“Drink, Monsieur,” said the King. The dark eyes were hooded once more, showing nothing. “Or are you afraid?”
The Comte might have a number of things to his discredit, but cowardice wasn’t one of them. His face was pale and set, but he met the King’s eyes squarely, with a slight smile.
“No, Majesty,” he said.
He took the cup from my hand and drained it, his eyes fixed on mine. They stayed fixed, staring into my face, even as they glazed with the knowledge of death. The White Lady may turn a man’s nature to good, or to destruction.
The Comte’s body hit the floor, writhing, and a chorus of shouts and cries rose from the hooded watchers, drowning any sound he might have made. His heels drummed briefly, silent on the flowered carpet; his body arched, then subsided into limpness. The snake, thoroughly disgruntled, struggled free of the disordered folds of white satin and slithered rapidly away, heading for the sanctuary of Louis’s feet.
All was pandemonium.
Diana Gabaldon, Dragonfly in Amber (Chapter 27 – An Audience with His Majesty)
The Comte St. Germain’s story is too strange to be fiction. He is, in fact, a real-life gem, plucked straight out of the pages of history by Diana, and thrown by her into the fracas-filled adventures of Jamie’s & Claire’s time in France.
A man of many names and reputations — royal confidante, composer and musician, inventor, alchemist, occultist, immortal, charlatan – the Comte St. Germain traveled and lived all over Europe in his 70+ years. He was the original International Man of Mystery.
Throughout it’s history, Paris has been described as a mélange curieux, a curious mixture of flavors, styles and influences. One of its more notorious 18th C residents, the Comte could be characterized in the same way.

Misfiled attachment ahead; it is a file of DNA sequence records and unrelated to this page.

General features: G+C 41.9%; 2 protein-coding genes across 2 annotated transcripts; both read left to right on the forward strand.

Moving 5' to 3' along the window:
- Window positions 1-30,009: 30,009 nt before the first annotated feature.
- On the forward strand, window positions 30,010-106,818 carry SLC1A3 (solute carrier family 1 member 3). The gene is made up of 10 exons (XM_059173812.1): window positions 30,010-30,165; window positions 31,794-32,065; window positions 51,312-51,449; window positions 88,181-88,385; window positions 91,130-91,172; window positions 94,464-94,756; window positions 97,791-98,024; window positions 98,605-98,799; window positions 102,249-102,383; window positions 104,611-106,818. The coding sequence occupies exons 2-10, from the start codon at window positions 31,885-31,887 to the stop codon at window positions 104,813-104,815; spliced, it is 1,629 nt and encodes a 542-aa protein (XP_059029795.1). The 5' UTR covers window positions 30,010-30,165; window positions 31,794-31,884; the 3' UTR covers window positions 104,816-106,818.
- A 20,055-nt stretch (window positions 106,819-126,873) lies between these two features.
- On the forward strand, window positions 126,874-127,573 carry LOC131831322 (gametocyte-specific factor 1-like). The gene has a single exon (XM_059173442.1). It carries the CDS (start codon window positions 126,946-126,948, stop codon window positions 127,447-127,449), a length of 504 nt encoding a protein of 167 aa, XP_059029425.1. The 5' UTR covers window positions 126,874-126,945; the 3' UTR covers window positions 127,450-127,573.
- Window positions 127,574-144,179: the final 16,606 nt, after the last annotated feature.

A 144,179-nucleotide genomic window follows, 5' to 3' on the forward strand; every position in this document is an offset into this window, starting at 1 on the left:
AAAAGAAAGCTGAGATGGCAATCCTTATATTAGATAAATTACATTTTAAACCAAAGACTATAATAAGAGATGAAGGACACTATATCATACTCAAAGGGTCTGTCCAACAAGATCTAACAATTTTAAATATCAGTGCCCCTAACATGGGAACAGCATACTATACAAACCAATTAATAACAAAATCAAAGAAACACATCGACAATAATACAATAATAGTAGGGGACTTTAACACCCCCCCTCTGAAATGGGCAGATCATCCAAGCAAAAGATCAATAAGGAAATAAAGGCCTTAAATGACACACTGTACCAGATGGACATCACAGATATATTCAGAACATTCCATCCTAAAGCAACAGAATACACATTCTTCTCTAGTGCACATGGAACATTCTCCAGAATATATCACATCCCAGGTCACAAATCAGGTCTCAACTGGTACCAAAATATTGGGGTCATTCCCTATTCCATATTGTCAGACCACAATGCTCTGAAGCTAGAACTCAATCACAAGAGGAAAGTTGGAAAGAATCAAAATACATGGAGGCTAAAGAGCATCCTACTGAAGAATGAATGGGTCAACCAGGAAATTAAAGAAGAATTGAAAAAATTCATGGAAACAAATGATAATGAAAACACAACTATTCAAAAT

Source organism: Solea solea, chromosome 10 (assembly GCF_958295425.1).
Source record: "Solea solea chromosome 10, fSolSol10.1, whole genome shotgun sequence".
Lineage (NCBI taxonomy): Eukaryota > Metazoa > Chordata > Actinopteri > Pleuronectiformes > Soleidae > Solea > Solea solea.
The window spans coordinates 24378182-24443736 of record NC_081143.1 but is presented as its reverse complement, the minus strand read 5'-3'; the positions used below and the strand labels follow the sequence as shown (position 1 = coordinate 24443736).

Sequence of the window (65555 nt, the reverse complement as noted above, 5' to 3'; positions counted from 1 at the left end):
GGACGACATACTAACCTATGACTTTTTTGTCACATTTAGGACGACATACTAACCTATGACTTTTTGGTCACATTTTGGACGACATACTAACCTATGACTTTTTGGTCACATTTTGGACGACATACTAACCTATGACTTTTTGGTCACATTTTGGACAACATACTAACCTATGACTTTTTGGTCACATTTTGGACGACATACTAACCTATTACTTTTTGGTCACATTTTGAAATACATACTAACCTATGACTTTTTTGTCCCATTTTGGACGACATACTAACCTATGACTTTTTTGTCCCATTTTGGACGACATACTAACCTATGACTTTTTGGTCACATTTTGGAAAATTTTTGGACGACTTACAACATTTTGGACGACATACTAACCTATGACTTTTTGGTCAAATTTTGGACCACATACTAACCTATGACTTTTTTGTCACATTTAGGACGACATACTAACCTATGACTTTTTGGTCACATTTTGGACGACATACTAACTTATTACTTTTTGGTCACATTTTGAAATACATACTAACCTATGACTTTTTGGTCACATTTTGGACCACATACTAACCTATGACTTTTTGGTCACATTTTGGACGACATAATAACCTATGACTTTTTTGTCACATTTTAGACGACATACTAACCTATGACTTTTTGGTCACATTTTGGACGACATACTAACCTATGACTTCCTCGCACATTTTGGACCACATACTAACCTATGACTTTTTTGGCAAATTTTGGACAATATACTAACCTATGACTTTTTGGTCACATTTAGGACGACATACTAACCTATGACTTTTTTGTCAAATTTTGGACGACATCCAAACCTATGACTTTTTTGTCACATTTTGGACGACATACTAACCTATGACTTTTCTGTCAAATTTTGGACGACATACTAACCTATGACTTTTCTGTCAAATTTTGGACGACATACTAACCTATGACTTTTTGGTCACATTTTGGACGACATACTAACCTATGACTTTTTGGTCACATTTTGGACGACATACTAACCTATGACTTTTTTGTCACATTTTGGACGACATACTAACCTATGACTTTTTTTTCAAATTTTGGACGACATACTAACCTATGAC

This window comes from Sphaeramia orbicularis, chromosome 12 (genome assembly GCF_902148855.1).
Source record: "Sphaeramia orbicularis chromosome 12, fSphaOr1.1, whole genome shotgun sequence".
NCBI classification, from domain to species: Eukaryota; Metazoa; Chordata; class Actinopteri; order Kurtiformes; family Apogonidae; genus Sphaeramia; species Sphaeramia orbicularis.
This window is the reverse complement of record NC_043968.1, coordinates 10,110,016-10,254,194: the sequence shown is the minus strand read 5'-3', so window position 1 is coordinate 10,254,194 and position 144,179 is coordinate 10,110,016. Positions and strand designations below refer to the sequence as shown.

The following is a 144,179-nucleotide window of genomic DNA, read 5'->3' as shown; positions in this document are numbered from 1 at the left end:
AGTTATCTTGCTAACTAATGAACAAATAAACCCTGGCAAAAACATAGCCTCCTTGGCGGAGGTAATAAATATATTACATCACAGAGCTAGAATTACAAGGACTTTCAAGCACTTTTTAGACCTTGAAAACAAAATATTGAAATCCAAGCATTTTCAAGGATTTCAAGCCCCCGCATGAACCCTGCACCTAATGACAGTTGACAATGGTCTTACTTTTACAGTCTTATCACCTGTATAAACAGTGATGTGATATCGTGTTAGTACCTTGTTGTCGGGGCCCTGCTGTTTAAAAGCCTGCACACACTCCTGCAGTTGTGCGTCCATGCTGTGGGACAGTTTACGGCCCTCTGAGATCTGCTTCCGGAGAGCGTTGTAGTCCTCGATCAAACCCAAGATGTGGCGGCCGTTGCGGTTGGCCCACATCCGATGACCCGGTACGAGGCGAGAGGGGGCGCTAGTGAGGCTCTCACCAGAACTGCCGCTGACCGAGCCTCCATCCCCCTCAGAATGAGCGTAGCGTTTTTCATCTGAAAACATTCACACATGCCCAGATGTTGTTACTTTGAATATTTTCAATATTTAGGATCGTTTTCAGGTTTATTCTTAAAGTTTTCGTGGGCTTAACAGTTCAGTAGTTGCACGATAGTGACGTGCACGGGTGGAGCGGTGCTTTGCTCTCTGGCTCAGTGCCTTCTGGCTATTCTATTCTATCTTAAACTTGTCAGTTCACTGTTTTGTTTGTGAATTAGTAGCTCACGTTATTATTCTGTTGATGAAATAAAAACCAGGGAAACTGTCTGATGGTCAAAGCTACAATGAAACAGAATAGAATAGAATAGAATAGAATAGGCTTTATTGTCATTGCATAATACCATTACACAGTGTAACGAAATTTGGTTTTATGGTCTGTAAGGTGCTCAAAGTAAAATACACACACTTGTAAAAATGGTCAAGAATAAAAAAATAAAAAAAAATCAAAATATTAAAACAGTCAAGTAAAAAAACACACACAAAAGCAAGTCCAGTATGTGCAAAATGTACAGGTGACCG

As could the liqueur that bears his same name.
St. Germain is an artisanal liqueur made in France from handpicked elderflowers. The flavour is subtle yet complex, and with half of the sugar of most other liqueurs, St. Germaine is never cloying. When you pair it with a common G&T, its lightly floral and honeyed sweetness perks up the gin at the same time it takes the bitter edge off the tonic, or, if you prefer, the poison of your choice. Bitter cascara, anyone?
As with many of my Beyond the Books recipes, this one came about after a good deal of bandying about online. I have been lucky enough to fall into a wonderful group of Outlander fans on Facebook — women who I
talk type to everyday. One friend, Lori, and I have become especially close. She is OK’s number one recipe tester and idea bouncer off-er, all from almost 3000 miles away.
I’ve gotten to know her husband, JZ, pretty well too. He’s not an Outlander fan, but we’ll forgive him because he concocted this delicious cocktail that I spent most of the summer enjoying. He has christened it the Zesper, a combination of James Bond’s Vesper and the Z in his own last name.
To make it the way its creator intended, there are a couple of things you should know: Hendricks is his gin of choice, and a lime twist, while adequate, will never equal that of a lemon.
Admiring my glowing goblet? It’s a souvenir Frodo glass from the Lord of the Rings. Purchased at Burger King in 2001, it has shown a supernatural lifespan worthy of the Comte. Miraculous, actually.
(Click on the title below for a printable version of the recipe.)
:A spirited, sophisticated cocktail made from gin, tonic, and lightly sweetened with St. Germain Elderflower Liqueur. Poison never tasted so good.
Yield: 1 Zesper
- Gin – 1½ oz
- St. Germaine Elderflower Liqueur – ½ to ¾ oz
- Tonic – to taste
- Lemon Twist
Pour the gin and St. Germaine over ice into your highball/old-fashioned glass of choice, top up with tonic, and add the twist.
Make a second drink for a friend, toast the Comte, and ponder the here, the now and the everlasting.